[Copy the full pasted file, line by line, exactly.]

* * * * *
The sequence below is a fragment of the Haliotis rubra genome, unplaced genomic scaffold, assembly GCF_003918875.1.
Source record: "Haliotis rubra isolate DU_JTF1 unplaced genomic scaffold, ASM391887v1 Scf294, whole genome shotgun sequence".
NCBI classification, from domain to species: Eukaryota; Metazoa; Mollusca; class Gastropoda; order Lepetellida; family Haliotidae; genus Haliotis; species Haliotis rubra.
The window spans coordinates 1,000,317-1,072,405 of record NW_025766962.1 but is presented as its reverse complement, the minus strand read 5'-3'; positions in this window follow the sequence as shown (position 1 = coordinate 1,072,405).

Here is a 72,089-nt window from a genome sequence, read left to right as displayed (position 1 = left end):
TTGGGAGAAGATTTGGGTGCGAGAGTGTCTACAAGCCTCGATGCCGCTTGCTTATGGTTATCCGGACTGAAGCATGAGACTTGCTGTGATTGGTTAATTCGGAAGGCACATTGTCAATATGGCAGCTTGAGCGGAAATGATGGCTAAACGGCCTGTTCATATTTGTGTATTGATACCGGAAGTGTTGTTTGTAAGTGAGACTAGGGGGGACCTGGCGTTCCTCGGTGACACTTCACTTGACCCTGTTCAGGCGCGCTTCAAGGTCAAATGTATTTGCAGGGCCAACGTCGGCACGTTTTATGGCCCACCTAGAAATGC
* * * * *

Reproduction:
The sequence below is a fragment of the Haliotis rubra genome, unplaced genomic scaffold, assembly GCF_003918875.1.
Source record: "Haliotis rubra isolate DU_JTF1 unplaced genomic scaffold, ASM391887v1 Scf294, whole genome shotgun sequence".
NCBI classification, from domain to species: Eukaryota; Metazoa; Mollusca; class Gastropoda; order Lepetellida; family Haliotidae; genus Haliotis; species Haliotis rubra.
The window spans coordinates 1,000,317-1,072,405 of record NW_025766962.1 but is presented as its reverse complement, the minus strand read 5'-3'; positions in this window follow the sequence as shown (position 1 = coordinate 1,072,405).

Here is a 72,089-nt window from a genome sequence, read left to right as displayed (position 1 = left end):
TTGGGAGAAGATTTGGGTGCGAGAGTGTCTACAAGCCTCGATGCCGCTTGCTTATGGTTATCCGGACTGAAGCATGAGACTTGCTGTGATTGGTTAATTCGGAAGGCACATTGTCAATATGGCAGCTTGAGCGGAAATGATGGCTAAACGGCCTGTTCATATTTGTGTATTGATACCGGAAGTGTTGTTTGTAAGTGAGACTAGGGGGGACCTGGCGTTCCTCGGTGACACTTCACTTGACCCTGTTCAGGCGCGCTTCAAGGTCAAATGTATTTGCAGGGCCAACGTCGGCACGTTTTATGGCCCACCTAGAAATGC